How Far Away Is Flying Cars?


Ever wondered what happened to those sci-fi cars that would zoom through the air, taking you from one end to the other in a matter of seconds? The cars popularized by the early visionaries who dreamt of a different future for the 21st century remains a possibility in the distant future. That is even though we have crossed over two decades into the 21st century.

Was the vision too unrealistic to be materialized? Indeed we haven’t reached mars yet, but yes, robots are slowly starting to replace manual labor. So why hasn’t the idea caught up and how far away are we from the new future?

The Limitations We Are Fighting Against

A flying car is a vehicle that will be transporting people through the air. The practicality of operating it in the air where lanes and speed are not clear is a monumental task in itself. Add to it the high population of drivers. All of this requires much more planning than the technology itself.

It does not mean that flying cars will become normal. The cost and maintenance of these futuristic things might not be affordable to the masses. That brings in the second black-hole, which needs to be addressed. Why would companies invest billions of dollars on a project from which they cannot profit? 

The only other way is to use them as modes of public transport, which is a highly ambitious project. The developers and the service provider plan to roll out air taxis within a few years, making the far away future seem a near reality. 

But the question arises, do you trust them enough with your life? The flights have been here for almost a century, but it is not more than two decades or so since it has become the obvious choice. Will the air taxi cut short that period of trust between the consumer and the service providers?

These are all questions of the future we may have to divulge in sooner or later.

What Is Near To Us?

The market for air mobility is steadily rising with each year into the tech-savvy world. Companies like Uber, Boeing, and Toyota are exploring air mobility and bringing the future with VTOLS referring to vertical takeoff and landing vehicles. Continuing innovations in the hardware, software, and especially the telecommunication area have made it possible for commercial usage of these cars that are safe by standards and meet the time demands, i.e., saving time.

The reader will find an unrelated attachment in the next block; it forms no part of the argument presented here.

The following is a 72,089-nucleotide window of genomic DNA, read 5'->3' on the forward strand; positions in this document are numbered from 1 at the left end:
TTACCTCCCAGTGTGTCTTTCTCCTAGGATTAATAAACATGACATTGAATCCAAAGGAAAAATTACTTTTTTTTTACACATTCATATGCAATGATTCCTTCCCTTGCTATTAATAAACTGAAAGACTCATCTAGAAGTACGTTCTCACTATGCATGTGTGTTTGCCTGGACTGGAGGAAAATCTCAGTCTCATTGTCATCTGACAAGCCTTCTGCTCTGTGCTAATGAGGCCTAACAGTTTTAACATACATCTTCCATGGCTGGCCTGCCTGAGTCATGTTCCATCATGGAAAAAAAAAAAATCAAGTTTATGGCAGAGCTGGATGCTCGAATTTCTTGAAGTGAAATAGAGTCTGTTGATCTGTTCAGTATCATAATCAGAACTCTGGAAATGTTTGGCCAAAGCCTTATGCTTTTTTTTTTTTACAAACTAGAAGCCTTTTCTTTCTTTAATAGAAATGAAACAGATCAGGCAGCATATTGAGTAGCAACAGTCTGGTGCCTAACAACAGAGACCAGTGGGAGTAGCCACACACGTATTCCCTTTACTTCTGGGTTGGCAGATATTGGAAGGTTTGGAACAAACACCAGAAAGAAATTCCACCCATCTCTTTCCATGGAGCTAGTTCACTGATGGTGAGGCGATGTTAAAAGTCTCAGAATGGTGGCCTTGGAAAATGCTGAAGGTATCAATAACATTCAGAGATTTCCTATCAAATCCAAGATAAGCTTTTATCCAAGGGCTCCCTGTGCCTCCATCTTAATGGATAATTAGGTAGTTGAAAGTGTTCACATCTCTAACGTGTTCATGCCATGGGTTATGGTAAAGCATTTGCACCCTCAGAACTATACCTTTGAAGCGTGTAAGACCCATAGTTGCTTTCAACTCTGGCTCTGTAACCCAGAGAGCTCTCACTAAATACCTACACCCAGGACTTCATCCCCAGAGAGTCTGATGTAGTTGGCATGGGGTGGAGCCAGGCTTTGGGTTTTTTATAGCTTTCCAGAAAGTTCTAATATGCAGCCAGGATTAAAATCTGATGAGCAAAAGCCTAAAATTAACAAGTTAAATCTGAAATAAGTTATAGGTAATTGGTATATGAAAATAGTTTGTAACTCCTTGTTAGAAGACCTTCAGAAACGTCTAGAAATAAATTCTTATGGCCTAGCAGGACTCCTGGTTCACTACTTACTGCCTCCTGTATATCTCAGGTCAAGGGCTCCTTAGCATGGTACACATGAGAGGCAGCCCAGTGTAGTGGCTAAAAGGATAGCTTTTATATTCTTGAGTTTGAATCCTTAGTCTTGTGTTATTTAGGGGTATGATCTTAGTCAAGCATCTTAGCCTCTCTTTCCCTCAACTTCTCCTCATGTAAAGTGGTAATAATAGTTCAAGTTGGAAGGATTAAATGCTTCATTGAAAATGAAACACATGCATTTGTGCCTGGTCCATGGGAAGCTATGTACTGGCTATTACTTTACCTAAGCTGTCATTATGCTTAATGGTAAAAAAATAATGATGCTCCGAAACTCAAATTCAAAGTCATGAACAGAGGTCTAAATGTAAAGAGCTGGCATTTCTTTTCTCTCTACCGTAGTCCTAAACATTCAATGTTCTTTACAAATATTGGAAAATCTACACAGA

The idea of self-driving or automated is more exciting, thanks to other automated vehicles that are part of our daily life. Companies like Terrafugia have a transition model flying car, and so does Aero Mobile. They are also shifting their focus to VTOLS. Uber is planning to commercially use the airmobile as one of its services in collaboration with Boeing who will manufacture the VTOLS. Similarly, Airbus, Toyota, and many startups are exploring the wide market range and are trying to bring forth various models to make them a reality.

The Problems That Arise

With the shift to cater to both land and air, the vehicle must satisfy specific demands. Being lightweight and aerodynamically favorable to lift, carry, and land takes the topmost priority. This limits a lot of experiments with the power source. At present, the most fruitful one is the high-powered batteries, but they too might drain out depending on the destination, leaving with no backup option.

An automated machine means it will be equipped with sensors and other features to max up the security. This might be a possible intrusion into others’ daily lives around you and a source of concern for the invasion of privacy in many aspects. The high-powered rotors sure do make a lot of noise. The airmobile’s buzzing sound has no other alternative and hence leaves a little less area for improvement.

The major shift of focus to VTOLS than flying cars is its limitation of having a runway necessary to take off and land, similar to the current airplanes. In comparison, the VTOLS doesn’t need them by vertically going up and landing. Still, they cannot land on a busy and running road due to others’ safety. 


A hybrid vehicle or airmobile must have certification from FAA (Federal Aviation Administration) and NHTSA (National Highway Safety Administration). It certainly is as risky as operating a plane. Hence a more rigorous approach and safety standards are mandated to ensure the safety of both fliers and the people below.


With the electric batteries, a pro-environment outlook saves the grace for the air mobiles. With more people receptive to sharing rides and with time being the primary concern bridging between them, the air mobiles will fill the gap between the cars and commercial planes. But it still does remain an open debate whether we can see a future where every family will own one of these.